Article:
As content marketing becomes an increasingly common discipline in the tourism industry, a content strategy is often referred to as the first step in the content marketing process, much like for an advertising campaign.
Having a content strategy is indeed an essential starting point before creating content can even be considered. However, this priority should not lead you to assume that a content strategy is simply one of the many elements that make up a content marketing project. Not only should a content strategy precede content marketing, a content strategy is not limited to content marketing either. It goes beyond this, and is largely independent of any marketing activities which may follow from its implementation.
In fact, all travel and tourism organizations have or should have a content strategy, even if they do not—or do not yet—do content marketing.
Content marketing is, obviously, a subset of marketing. A "content marketing strategy" must therefore be part of an organization's overall marketing strategy.
On the other hand, a content strategy can very well exist independently of a marketing strategy—even though, in most cases, these two approaches are used and embodied jointly within a content marketing program.
What then differentiates a content strategy from content marketing? It's simple really:
- content marketing is the use of content to achieve marketing objectives
- a content strategy is what guides the use of content to achieve business objectives
As the overall marketing strategy must contribute to the global business objectives, these two elements must necessarily meet each other and are partly overlapping, but only partly, because business objectives of any tourism business can include many other elements than those pursued by a marketing strategy.
This is particularly true of tourism organizations whose business objectives do not translate into sales as well as policy makers who have been exposed to their content:
- tourist board, tourism authorities and public administrations that inform stakeholders, raise awareness of travel destinations, and encourage public spirit
- travel and hospitality associations and unions seeking to change perceptions and looking for common goals
- tourism educational institutions that showcase their research and spread their knowledge
- travel media that attract an audience in order to monetize their access to advertisers or in order to convince consumers to subscribe to their services
The inclusion of the media in this list reflects its key role: the media remains an inspirational model for organizations of all types seeking to take the plunge into the world of content marketing.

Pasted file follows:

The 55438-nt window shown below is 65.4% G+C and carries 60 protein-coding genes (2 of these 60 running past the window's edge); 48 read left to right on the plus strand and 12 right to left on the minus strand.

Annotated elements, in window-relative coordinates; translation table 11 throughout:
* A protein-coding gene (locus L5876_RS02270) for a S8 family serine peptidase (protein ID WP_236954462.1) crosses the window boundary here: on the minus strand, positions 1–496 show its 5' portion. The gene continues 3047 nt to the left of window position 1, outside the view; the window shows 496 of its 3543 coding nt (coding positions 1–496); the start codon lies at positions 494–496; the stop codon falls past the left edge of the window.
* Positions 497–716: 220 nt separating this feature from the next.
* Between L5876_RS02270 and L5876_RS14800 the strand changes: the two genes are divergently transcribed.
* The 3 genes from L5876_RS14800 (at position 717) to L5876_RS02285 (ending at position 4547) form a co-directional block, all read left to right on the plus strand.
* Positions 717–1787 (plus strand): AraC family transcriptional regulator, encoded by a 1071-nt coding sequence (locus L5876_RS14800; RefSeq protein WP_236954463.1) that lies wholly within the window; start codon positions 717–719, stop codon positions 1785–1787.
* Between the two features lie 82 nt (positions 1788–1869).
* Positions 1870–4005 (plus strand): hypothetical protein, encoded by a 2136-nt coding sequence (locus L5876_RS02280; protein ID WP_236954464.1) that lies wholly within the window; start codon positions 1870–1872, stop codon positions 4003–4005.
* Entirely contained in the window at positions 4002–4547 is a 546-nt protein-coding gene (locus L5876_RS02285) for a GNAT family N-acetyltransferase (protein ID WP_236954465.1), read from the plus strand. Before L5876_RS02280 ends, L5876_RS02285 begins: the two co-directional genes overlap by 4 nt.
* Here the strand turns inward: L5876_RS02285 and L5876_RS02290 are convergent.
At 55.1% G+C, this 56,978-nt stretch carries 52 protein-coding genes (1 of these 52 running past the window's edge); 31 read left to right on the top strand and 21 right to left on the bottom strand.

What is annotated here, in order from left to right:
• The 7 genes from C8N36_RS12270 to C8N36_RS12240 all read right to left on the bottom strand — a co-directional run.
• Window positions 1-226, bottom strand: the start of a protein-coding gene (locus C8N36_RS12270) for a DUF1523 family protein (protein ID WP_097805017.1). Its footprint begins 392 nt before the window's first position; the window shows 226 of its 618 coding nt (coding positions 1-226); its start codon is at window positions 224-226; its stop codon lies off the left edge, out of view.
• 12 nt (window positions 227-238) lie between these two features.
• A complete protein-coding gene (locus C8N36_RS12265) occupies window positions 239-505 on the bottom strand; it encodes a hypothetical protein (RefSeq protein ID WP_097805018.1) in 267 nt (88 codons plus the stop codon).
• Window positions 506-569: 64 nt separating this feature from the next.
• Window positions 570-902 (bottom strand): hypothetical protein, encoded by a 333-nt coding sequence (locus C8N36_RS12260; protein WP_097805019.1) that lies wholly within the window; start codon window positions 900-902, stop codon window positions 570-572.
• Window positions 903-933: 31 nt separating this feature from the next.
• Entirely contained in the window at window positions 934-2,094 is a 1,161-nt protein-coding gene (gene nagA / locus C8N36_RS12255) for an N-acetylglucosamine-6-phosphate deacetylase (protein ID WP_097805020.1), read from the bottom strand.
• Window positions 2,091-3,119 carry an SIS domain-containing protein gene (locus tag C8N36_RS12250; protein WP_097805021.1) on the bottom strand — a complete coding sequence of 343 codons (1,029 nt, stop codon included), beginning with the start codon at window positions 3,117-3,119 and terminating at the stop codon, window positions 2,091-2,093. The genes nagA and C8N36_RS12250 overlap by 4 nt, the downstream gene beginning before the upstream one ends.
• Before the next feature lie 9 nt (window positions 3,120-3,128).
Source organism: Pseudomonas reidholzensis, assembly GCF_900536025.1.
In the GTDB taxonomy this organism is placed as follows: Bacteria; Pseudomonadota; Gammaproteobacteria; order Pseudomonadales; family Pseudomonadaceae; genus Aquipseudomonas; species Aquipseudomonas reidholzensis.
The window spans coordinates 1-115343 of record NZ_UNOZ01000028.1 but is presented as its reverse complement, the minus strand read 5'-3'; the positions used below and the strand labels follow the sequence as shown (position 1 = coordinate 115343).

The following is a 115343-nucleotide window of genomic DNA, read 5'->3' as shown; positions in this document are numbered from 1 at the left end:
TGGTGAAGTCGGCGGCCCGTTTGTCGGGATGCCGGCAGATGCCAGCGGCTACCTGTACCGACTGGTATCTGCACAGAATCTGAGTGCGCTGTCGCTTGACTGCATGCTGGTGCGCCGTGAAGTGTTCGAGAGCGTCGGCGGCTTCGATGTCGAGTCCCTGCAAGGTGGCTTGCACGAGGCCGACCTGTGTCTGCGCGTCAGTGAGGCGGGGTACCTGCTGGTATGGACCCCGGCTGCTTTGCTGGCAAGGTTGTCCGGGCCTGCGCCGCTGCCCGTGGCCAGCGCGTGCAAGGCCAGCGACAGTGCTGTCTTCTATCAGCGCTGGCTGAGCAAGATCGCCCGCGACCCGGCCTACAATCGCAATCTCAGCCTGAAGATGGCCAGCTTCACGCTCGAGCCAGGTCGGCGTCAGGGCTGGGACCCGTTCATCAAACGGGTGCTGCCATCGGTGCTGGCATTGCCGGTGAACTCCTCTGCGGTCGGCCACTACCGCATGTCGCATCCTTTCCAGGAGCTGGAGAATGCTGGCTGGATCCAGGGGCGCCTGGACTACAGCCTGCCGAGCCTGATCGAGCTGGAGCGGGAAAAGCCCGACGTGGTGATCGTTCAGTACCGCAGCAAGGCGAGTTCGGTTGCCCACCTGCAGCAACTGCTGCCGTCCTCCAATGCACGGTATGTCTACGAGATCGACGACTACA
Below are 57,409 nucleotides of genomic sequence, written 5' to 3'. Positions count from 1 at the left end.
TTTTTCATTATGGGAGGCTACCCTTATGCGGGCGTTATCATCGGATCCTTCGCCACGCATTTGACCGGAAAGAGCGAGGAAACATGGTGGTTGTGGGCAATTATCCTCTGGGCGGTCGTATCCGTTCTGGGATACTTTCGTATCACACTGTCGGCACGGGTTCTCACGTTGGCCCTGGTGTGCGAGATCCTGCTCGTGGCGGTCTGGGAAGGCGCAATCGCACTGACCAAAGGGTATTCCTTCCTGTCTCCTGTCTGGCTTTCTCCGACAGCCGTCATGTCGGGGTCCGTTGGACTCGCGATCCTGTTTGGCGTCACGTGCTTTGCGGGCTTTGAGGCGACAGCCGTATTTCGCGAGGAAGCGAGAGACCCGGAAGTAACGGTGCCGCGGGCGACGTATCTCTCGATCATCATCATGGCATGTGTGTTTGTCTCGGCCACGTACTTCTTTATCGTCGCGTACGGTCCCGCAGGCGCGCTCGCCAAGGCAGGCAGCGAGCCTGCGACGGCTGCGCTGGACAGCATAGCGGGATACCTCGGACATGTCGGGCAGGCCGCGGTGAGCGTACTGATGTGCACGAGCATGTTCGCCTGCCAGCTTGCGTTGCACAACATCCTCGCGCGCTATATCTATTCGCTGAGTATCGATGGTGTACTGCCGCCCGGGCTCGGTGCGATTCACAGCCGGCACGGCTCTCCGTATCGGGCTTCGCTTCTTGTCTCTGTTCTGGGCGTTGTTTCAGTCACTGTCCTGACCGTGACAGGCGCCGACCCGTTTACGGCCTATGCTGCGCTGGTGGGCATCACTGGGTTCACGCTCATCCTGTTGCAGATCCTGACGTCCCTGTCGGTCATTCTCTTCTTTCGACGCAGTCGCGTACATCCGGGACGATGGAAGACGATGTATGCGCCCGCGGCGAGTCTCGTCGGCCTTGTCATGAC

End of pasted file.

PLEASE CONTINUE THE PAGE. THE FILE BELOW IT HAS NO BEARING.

Whether or not these tourism bodies and organizations make specific marketing efforts, they will still require a content strategy that covers a much broader scope than a conventional marketing strategy.
Without excessively emphasizing this dichotomy, a distinction can be made, at several levels, between a content strategy and content marketing, based on the respective focus of each.
- Content marketing: potential and prospective clients, leads, new website visitors
- Content strategy: current clients and users, occasional or current visitors to the website, subscribers (newsletter, social account, publication)
Organizations primarily concerned
- Content marketing: travel and hospitality companies
- Content strategy: all tourism organizations, but primarily those for which content delivery is closer to their core mission
Most common objectives
- Content marketing: influencing travel brand image and perception; identifying, qualifying and convincing prospective travellers
- Content strategy: disseminating information; influencing personal, family and social perceptions and behaviors
- Content marketing: social media; native advertising spaces; sponsored content and the content of "partners" outside of the organization; media and sites whose content is generated by users; events organized by third parties
- Content strategy: website, newsletter, publications, social accounts and events sponsored by the organization
Content marketing and strategy must be closely linked.
However, content strategy is of primary importance since it is not possible to implement content marketing without having a content strategy. Conversely, a content strategy and the content that it generates can sometime exist and achieve its goals in the absence of any content marketing.